The large and very showy flowers are arranged in dense clusters (8-10 cm long) at the tips of the branches (i.e. in terminal racemes) on stalks (i.e. peduncles) up to 10 cm long. Individual flowers are borne on short stalks (i.e. pedicels) that are covered in brownish-coloured hairs. These flowers have sepals that are fused into a horn-shaped structure (i.e. calyx tube) that splits along one side as the flowers open. This distinctive horn-shaped calyx is curved upward, somewhat ribbed, and brownish in colour (about 5 cm long). The reddish-orange coloured petals (10-12 cm long) are also fused together (i.e. into a corolla tube) and are shaped somewhat like a tulip flower (i.e. they are tubular). The mouth of the flower is about 7 cm across and has several indistinct lobes with crinkled (i.e. crisped) margins that are yellowish in colour. Each flower also has four stamens with large dark brown anthers (about 15 mm long) that are borne on stalks (i.e. filaments) about 5 cm long. They also have a long yellow style (8 cm long) topped with a reddish stigma. Flowering occurs throughout the year, but usually peaks during spring.
The large and elongated capsules (17-30 cm long and 3.5-5 cm wide) resemble pods. They are slightly flattened and turn from green to brown in colour as they mature. When mature they split open and release about 500 papery seeds. These seeds are very light and surrounded by a see-through (i.e. translucent) membranous wing.
Reproduction and Dispersal
This plant reproduces mostly by seeds, which are light and usually released from a significant height. Larger trees may also spread via root suckers, particularly when they are damaged.
Seeds are most commonly wind-dispersed, but they may also be spread by water (if plants are growing along waterways) and in dumped garden waste.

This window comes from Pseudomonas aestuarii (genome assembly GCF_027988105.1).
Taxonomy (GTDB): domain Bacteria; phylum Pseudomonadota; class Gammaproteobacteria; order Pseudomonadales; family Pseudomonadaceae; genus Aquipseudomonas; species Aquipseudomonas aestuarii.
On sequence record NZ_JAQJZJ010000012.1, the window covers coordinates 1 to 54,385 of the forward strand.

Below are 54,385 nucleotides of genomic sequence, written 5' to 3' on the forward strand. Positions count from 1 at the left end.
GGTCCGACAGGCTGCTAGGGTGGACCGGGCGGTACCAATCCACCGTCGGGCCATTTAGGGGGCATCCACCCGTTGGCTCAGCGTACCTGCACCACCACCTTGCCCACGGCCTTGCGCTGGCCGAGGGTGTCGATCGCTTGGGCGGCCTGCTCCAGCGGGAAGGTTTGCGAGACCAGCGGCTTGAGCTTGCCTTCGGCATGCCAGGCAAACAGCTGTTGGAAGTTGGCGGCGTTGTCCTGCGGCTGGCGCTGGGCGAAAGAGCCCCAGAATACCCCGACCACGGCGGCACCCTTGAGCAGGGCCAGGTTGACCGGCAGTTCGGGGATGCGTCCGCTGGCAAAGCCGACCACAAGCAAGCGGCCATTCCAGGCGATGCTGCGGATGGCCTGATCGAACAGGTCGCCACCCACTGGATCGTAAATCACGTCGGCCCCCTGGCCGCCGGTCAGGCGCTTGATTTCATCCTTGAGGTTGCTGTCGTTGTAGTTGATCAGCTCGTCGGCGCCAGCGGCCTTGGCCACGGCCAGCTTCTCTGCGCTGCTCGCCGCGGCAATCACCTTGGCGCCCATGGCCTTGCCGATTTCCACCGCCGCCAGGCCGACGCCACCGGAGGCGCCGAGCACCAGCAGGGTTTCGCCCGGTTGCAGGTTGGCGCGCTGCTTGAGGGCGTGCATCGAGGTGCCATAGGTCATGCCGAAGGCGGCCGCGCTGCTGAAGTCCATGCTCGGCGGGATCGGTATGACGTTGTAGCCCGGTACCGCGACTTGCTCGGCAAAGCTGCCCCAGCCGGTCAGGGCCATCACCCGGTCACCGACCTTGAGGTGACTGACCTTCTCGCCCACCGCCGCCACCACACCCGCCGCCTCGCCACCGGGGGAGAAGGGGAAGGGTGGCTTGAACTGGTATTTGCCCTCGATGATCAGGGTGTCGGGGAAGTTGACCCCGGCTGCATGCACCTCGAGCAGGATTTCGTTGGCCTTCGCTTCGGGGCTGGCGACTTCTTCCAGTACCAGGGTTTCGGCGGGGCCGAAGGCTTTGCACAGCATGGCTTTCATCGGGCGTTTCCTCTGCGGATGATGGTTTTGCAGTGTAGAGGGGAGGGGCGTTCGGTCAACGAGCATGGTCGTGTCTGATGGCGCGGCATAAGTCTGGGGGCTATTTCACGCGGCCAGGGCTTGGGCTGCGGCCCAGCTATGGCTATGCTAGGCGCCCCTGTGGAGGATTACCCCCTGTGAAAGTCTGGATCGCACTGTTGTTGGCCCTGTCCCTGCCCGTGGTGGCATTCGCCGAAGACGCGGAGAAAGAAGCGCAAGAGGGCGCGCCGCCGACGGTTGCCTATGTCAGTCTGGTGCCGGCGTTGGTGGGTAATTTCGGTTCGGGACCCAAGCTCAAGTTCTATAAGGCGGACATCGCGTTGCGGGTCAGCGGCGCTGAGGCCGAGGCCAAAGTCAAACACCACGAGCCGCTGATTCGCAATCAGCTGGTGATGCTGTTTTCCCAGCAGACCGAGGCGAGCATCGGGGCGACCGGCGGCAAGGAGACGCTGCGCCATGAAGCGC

African tulip tree (Spathodea campanulata) is regarded as a significant environmental weed in Queensland, the Northern Territory, and on Christmas Island. It is also regarded as a potential environmental weed or "sleeper weed" in northern New South Wales and other parts of northern Australia.
This species is also listed in the Global Invasive Species Database (GISD), and is regarded to be among the top 100 of the world’s worst invasive alien Species.
This species is declared under legislation in the following states and territories:
- Queensland: Class 3 - this species is primarily an environmental weed and a pest control notice may be issued for land that is, or is adjacent to, an environmentally significant area (throughout the entire state). It is also illegal to sell a declared plant or its seed in this state.
- Western Australia: Unassessed - this species is declared in other states or territories and is prohibited until assessed via a weed risk assessment (throughout the entire state).
For information on the management of this species see the following resources:
- the Biosecurity Queensland Fact Sheet on this species, which is available online at http://www.daff.qld.gov.au.
African tulip tree (Spathodea campanulata) is very distinctive, and is rarely confused with other species.
Fact sheets are available from Department of Employment, Economic Development and Innovation (DEEDI) service centres and our Customer Service Centre (telephone 13 25 23). Check our website at www.biosecurity.qld.gov.au to ensure you have the latest version of this fact sheet. The control methods referred to in this fact sheet should be used in accordance with the restrictions (federal and state legislation, and local government laws) directly or indirectly related to each control method. These restrictions may prevent the use of one or more of the methods referred to, depending on individual circumstances. While every care is taken to ensure the accuracy of this information, DEEDI does not invite reliance upon it, nor accept responsibility for any loss or damage caused by actions based on it.
Copyright © 2016. All rights reserved. Identic Pty Ltd. Special edition of Environmental Weeds of Australia for Biosecurity Queensland.